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maxmurder
04-25-2013, 02:28 PM
Hi,

Here's another newbee question:

I just recently did the second racking of a five gallon batch of wildflower traditional (sweet). I have heard that air space in the carboy can have negative consequences. After the second racking, the mead comes up to where the glass carboy begins to curve, maybe ten inches from the lip.
If this can produce off-flavors, what is the best method for fixing this? I wasn't sure if I should go through with bottling now, because it is hard to tell from the carboy if the mead is clear enough yet, since the honey is a dark color. I took a sample of it a couple weeks ago and it wasn't clear yet, though it was starting to taste pretty decent.
The mead will be three months old next week. Unfortunately cold crashing is probably not an option due to limited fridge space. I wasn't sure if I should add a clearing agent and bottle asap, or concentrate on filling the empty space, or if it will be fine as is for a while.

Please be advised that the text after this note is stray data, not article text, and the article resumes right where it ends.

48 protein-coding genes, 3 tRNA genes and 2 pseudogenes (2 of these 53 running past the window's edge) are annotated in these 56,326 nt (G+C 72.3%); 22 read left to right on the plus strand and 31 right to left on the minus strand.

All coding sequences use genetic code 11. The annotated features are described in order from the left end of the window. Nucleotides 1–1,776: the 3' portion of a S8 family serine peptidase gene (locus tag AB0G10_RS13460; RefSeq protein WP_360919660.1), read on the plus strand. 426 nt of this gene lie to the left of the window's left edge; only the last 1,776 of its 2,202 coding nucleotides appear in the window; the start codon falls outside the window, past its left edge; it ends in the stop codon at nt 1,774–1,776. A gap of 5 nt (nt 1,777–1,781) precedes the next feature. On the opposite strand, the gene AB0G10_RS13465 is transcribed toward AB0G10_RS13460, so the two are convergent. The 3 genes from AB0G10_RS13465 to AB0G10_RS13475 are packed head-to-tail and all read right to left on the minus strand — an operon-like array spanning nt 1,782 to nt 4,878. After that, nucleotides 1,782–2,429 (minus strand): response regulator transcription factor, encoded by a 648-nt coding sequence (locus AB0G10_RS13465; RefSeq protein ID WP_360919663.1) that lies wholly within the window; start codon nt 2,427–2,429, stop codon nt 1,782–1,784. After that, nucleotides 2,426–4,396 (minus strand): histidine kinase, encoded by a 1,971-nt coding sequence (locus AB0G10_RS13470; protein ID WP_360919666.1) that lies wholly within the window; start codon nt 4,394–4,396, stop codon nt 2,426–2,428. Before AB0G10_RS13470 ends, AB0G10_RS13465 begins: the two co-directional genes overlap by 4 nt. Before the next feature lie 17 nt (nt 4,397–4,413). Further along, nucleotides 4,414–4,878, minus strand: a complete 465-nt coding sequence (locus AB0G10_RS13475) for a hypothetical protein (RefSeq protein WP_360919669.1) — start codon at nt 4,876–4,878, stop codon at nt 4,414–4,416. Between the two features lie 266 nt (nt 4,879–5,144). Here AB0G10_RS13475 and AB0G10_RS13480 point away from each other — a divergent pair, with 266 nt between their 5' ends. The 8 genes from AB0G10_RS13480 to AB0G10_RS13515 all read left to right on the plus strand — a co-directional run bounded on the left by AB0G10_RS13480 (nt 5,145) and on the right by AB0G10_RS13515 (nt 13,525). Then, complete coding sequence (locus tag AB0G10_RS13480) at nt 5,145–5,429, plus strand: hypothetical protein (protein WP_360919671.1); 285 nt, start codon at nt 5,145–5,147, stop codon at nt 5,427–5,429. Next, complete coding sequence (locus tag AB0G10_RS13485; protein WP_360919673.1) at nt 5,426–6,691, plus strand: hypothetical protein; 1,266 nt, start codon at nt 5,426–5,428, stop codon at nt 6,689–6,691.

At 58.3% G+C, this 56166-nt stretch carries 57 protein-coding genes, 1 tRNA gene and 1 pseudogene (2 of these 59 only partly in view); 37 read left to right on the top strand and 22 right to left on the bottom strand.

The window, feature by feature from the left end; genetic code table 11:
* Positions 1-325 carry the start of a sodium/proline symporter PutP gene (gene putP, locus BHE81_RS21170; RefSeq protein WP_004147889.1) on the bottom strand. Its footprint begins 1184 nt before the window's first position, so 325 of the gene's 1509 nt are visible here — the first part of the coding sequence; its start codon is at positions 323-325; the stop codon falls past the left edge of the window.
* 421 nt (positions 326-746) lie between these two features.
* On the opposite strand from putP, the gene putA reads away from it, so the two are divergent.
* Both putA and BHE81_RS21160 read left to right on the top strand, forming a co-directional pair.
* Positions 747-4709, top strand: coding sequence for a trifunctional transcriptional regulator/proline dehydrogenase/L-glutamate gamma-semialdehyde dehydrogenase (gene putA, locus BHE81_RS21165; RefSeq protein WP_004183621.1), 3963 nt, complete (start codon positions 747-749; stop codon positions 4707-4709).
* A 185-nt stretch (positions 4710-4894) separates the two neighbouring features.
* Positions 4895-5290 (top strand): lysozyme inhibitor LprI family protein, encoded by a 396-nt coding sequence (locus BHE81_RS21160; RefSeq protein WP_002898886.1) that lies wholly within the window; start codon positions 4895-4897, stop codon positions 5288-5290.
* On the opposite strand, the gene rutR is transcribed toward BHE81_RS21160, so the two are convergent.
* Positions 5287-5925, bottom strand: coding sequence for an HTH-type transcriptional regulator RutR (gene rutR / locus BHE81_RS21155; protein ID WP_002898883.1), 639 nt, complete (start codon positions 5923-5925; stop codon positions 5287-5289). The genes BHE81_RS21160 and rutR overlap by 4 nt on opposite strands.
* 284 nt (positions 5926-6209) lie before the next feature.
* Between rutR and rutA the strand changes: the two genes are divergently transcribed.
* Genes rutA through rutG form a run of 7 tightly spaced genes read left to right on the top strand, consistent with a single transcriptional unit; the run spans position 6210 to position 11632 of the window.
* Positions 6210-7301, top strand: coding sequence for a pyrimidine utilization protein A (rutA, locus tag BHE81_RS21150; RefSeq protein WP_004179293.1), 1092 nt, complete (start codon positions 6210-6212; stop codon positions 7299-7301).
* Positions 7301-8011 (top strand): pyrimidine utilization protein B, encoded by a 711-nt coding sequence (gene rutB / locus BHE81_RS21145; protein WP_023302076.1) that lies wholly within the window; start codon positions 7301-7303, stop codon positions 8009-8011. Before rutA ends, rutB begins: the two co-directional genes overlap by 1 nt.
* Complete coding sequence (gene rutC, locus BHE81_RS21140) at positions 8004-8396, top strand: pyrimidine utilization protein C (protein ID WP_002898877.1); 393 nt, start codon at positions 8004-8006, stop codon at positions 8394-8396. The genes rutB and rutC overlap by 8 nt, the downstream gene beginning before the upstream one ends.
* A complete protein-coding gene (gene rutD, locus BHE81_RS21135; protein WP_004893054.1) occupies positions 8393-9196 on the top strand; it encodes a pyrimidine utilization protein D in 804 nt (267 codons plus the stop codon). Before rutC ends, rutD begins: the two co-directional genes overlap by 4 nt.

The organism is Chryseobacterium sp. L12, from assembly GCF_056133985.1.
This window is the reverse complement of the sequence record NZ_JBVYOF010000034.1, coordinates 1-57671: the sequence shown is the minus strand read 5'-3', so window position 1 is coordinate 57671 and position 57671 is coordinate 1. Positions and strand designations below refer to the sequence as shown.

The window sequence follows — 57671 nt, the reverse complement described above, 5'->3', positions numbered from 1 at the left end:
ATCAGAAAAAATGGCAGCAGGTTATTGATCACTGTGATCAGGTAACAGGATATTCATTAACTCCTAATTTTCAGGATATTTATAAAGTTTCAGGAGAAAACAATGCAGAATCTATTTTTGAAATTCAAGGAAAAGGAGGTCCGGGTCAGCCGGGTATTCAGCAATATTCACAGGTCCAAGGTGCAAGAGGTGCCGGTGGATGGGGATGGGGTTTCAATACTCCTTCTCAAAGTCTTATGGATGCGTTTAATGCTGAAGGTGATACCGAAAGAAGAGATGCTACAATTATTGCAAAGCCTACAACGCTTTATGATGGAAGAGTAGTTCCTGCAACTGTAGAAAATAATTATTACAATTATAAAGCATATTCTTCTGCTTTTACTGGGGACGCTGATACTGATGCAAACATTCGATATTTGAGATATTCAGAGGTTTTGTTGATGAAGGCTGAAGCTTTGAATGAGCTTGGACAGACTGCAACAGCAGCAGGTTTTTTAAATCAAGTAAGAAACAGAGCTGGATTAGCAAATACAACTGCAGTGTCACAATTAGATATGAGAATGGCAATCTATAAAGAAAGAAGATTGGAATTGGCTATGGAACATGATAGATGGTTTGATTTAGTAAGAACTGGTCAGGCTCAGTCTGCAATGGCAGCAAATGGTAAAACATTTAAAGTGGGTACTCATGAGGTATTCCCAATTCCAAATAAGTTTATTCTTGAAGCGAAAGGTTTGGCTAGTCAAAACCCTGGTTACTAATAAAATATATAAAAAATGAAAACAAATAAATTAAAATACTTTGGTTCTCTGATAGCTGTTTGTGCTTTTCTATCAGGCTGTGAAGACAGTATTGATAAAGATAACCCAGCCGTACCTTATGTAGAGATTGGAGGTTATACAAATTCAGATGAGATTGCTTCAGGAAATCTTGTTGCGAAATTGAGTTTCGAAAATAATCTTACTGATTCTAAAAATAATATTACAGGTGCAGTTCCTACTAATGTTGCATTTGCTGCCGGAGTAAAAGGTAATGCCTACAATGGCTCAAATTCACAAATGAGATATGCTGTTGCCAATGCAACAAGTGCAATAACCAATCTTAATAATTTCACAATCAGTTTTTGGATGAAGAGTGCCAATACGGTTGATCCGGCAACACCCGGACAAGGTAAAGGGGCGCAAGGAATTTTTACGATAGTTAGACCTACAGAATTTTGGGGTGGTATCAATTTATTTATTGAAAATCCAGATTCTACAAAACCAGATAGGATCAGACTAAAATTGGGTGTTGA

Your advice will, once again, be greatly appreciated.
I'm sure I'll be asking more questions as I'm trying to brew a new batch every two to three months.;D
Thanks!

17 lbs Wildflower Honey
4 gallons Spring Water
5 tsp Nutrient
2.5 tsp Energizer
Lalvin D47 Yeast
Pasteurized

maxmurder
04-25-2013, 02:58 PM
Actually, I may have adequate space in the fridge to cold-crash if this is the best option...

Bluespark
04-25-2013, 05:40 PM
transfer to a smaller carboy(s), top up with a already finished mead or add some marbles(lead free) to raise the level.

I don't think you should ever rush a mead to clear.

maxmurder
04-25-2013, 10:11 PM
Yeah I suppose keeping a couple six gallon and five gallon vessels around would alleviate lower levels after racking off spent yeasties.

Thanks!

danr
04-25-2013, 11:12 PM